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As she prays for her grandchildren, Mary Pederson ponders what the Beatitudes teach us about being blessed.

When visiting over Christmas vacation, our 9-year-old granddaughter, Ellie, crawled into bed with me. Born at just two pounds, four ounces, Ellie struggles to keep weight on and shivers through most of the winter. I gladly lifted the comforter, drew her in, and wrapped her in my arms. When Ellie awoke, she jumped out of bed to join her siblings for breakfast, gloating: “I got to sleep with Mimi last night!” Though having been cold, Ellie felt blessed to have snuggled with grandma.

We have always prayed for our children and grandchildren to be blessed—petitioning favor and protection for each of them. But after reflecting on the Beatitudes, I wonder.

The familiar passage from the Sermon on the Mount portrays blessedness in a direct relationship with the Beatitudes, with those who are poor in spirit, mourning, meek, hunger and thirst for righteousness, merciful, clean of heart, the peacemakers, those who are persecuted and receive every kind of insult and persecution because of Him (Matthew 5:1-12).

In the previous chapter of Matthew, we read of “great crowds” following Jesus because he was "curing every disease and illness among the people” (Matthew 4:23). I imagine Jesus preaching and the hillside blanketed with men, women, and children who have been humbled by life—those in absolute need of a refreshing word, a healing touch, or a warm embrace.

These were the people who now occupy neonatal intensive care units, cancer centers, unemployment lines, nursing homes, homeless shelters, rehab clinics, funeral homes, and refugee camps. These are the sick, the poor, the lowly, the hungry, the grieving, and the bullied.




So, in my heart of hearts, I ponder: Do I really want my children and grandchildren to be blessed? Do I want them to experience health problems, poverty, grief, lowliness, insults, and persecution? Yet life’s losses and difficulties do not automatically lead to blessedness. Rather, the Beatitudes teach us the truly blessed are those who humbly acknowledge their need and are open to God’s healing presence.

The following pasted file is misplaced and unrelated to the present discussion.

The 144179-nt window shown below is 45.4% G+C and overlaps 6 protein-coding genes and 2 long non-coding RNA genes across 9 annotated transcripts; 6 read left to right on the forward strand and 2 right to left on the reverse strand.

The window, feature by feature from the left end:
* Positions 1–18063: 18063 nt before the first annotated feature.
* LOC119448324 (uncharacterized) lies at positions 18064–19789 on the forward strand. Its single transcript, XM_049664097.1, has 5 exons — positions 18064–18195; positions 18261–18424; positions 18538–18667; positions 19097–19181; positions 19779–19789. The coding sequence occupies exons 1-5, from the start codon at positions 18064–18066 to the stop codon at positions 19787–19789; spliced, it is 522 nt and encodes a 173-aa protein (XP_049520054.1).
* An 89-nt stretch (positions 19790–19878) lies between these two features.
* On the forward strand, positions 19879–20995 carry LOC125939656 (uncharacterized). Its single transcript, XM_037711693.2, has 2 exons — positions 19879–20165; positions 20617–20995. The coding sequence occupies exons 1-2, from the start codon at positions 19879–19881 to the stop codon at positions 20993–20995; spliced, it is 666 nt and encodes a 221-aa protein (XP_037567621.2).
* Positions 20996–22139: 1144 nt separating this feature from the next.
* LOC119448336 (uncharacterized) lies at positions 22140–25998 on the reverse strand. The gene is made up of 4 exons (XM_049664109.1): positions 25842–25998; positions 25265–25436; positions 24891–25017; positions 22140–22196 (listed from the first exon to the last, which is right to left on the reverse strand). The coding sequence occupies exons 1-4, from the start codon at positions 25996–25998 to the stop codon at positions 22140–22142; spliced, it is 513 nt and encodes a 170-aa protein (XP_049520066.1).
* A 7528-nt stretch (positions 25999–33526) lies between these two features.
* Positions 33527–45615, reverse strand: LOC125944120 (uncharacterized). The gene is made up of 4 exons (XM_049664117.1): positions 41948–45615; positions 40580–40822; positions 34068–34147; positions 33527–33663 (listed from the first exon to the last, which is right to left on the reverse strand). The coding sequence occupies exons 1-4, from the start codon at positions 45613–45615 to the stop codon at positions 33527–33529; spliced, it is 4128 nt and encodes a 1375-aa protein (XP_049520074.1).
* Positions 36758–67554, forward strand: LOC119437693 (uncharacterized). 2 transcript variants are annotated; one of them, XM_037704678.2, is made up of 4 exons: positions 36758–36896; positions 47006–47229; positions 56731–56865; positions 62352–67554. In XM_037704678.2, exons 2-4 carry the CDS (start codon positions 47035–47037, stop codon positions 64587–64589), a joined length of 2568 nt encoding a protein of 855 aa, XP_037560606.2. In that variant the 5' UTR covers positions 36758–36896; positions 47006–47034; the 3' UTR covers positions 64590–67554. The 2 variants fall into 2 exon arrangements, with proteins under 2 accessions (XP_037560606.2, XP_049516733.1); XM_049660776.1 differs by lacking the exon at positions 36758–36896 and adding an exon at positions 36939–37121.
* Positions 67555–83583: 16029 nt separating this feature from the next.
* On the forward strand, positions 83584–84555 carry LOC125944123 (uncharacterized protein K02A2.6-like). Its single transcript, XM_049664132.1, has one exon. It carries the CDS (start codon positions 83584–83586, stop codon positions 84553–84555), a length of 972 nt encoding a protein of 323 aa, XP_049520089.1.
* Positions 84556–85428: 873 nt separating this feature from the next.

I would never wish sickness, poverty, persecution, or discrimination on anyone, much less my precious grandchildren. But I want them to understand, especially amid trials, God draws close to the poor in spirit like a “hen gathering her young under her wings” (Matthew 23:37) I want them to know Jesus is near when we are sick or struggling.


The truly blessed are those who humbly acknowledge their need and are open to God’s healing presence. #CatholicMom

My prayer is for each of our grandchildren to live the beatitudes as peacemakers: kind, meek, merciful, pure of heart, and righteous. I pray they seek the Lord each day, knowing they can do nothing on their own and may boast of nothing except Jesus Christ. And when life hands them difficulties—from birth to old age—I pray they will trust in God’s loving presence and know of their blessedness.

I woke up this morning chilled and immediately thought of sweet Ellie, wishing we could warm one another. Being born prematurely, life has handed Ellie challenges, but she is blessed with a tenacious spirit and loving, faith-filled parents. I pray Ellie will be blessed all the days of her life with God’s closeness to warm her (especially when Mimi isn’t near)—body and soul!



Copyright 2023 Mary Pedersen
Images: Canva